Pearl River I was offended at first when I saw the headline: “Picketing with More than a Contract on Their Minds.” Was this a typical New York Times play and an effort to trivialize strikes, in this case the existential fight by the Writers Guild of America (WGA) confronting streaming and emerging technologies. Was this part of the new Times’ stylebook in the same way that they now regularly brand reports, people, and inanimate objects as “left-leaning” or “right-leaning?” The headline on the web version of the story was even more questionable: “What Do We Want? Love! When Do We Want It? Now!” Reading this “Third Wheel” column most closely, I had more mixed feelings. Was there a level of creepiness to all of this? Was the columnist inadvertently making the picket line feel predatory and diluting the pressure that strikers were trying to exert?
Certainly, that wasn’t her intention. She has a job writing, just like the strikers she was covering in Los Angeles. She also has a weird, Style section, job to write about relationships, sex, and love. Maybe that sounds like an interesting job, but I bet she has to rack her brain sometimes for ideas about what with fit in the pages of the paper, still revered as the “gray lady.” Furthermore, this is a young people’s job that is hopefully mostly read by young people, so maybe my knee-jerk reaction isn’t the right response? Maybe this is a backhanded effort to make striking seem cool, even sexy? Certainly, that’s not the way traditional unions have advertised the struggle and sacrifices of hitting the bricks.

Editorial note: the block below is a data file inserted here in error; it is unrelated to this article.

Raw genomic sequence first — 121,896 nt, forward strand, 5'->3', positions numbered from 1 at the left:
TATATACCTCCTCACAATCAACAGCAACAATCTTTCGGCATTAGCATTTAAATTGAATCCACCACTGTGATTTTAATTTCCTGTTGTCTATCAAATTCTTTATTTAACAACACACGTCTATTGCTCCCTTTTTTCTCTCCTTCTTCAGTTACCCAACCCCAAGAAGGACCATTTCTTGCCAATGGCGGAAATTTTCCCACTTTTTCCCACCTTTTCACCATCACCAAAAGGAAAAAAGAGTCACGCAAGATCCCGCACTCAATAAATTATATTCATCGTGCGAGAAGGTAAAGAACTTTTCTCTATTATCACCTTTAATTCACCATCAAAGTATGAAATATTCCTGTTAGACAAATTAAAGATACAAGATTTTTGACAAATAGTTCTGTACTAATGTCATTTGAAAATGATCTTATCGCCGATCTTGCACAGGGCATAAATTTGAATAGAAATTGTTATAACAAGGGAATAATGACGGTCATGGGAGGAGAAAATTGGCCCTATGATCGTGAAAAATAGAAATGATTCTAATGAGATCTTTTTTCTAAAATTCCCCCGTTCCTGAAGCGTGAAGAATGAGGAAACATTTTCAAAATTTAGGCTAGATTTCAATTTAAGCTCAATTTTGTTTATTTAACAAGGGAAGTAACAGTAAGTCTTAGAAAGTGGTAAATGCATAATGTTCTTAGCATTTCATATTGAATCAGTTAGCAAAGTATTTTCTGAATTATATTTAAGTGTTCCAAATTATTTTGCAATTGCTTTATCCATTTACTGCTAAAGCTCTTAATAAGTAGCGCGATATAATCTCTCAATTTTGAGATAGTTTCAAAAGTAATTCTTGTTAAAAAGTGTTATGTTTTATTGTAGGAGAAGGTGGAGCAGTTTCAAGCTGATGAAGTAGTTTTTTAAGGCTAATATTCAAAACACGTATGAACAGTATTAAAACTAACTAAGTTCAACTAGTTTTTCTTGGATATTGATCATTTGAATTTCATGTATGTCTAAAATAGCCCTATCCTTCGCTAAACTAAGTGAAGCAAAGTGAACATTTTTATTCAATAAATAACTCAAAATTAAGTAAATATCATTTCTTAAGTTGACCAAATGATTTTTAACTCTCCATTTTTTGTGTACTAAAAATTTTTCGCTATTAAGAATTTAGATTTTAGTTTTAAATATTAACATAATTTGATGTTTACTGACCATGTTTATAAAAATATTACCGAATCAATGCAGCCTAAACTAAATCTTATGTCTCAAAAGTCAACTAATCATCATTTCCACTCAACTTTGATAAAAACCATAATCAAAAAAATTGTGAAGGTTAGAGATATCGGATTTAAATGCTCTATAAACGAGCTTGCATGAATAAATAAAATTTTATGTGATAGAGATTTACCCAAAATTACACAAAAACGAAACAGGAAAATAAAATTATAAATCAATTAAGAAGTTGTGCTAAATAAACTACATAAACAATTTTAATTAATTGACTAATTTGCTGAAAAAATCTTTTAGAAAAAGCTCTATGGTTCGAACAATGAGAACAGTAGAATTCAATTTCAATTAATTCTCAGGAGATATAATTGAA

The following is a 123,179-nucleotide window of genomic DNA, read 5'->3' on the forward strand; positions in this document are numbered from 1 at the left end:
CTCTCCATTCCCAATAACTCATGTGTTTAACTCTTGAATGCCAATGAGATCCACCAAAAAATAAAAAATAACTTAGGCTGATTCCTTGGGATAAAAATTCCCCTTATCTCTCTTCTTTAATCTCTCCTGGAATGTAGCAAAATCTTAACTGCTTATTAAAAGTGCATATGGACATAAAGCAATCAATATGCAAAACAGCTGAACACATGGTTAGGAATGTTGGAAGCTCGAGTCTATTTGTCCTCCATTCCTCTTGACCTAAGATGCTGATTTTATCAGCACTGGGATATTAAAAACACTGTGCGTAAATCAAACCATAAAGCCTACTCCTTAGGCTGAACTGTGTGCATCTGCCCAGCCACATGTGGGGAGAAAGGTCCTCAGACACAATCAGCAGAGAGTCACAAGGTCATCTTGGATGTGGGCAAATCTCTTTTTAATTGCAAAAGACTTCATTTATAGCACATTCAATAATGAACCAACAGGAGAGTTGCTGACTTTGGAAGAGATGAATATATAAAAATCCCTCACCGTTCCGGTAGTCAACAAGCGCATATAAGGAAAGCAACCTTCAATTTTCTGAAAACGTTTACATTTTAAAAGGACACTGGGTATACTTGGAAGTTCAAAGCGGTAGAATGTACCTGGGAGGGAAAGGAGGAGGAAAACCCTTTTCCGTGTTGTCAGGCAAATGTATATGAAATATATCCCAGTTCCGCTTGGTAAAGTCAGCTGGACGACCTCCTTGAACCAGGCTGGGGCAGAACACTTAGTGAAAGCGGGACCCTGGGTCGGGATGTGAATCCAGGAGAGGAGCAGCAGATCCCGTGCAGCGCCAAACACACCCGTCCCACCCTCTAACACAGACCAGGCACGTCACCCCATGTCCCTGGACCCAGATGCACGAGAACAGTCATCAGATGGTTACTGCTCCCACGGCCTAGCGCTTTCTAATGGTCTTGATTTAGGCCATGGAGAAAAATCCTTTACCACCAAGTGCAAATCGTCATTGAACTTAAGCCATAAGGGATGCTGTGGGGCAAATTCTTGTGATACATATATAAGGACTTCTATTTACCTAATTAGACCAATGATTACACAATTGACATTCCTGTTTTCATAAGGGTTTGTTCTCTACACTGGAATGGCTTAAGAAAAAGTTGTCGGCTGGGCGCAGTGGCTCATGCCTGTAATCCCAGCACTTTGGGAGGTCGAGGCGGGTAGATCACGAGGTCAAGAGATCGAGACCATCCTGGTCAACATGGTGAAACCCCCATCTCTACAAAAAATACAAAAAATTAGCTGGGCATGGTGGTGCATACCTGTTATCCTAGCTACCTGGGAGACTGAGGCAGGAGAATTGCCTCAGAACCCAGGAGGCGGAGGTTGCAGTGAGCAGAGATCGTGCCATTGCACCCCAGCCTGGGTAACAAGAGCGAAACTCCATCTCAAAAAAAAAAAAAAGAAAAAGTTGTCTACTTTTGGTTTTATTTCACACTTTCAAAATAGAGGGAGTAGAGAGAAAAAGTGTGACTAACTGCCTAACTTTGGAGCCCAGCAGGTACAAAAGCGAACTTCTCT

In the columnist’s eyes, the strikers are young people in their late 20s and 30s trying to improve their lives on the job and, like young people everywhere, trying to improve their lives off the job as well. They are walking in a loop for a mandatory four-hour shift on the picket line, so they end up chatting with the people around them, and sometimes that chatting, chanting, and singing slides into flirting. Sometimes out of boredom as much as anything else, their eyes wander, and they think about meeting someone later and seeing what might happen. From that perspective, it all seems kind of natural, even if the fact that this is on a picket line seemed odd at first.
Writers, techies, baristas, grad students, adjuncts, gamers, nonprofit workers, and maybe even teachers that are organizing now and taking what used to be called “industrial action,” are not your father or grandfather’s union. Some argue that they are the “new unionists.” They aren’t a bunch of burly guys with signs huddled around a fire in an old oil can. They are younger. They might be single. They are as likely to be women as men and women and men, not just the stereotypical “union man.” Just like the fact that most people find jobs through people they know, most people find partners at work and social settings, no matter how many dating apps are fighting for pride of place, so maybe in the union meeting and on the picket line is where they should be looking for love. It would sure beat Facebook!
Maybe what we need to revive the labor movement is a new slogan and identity: Find Love, Join the Union Now! What the heck? What do we have to lose? We can’t do much worse than we’re doing now.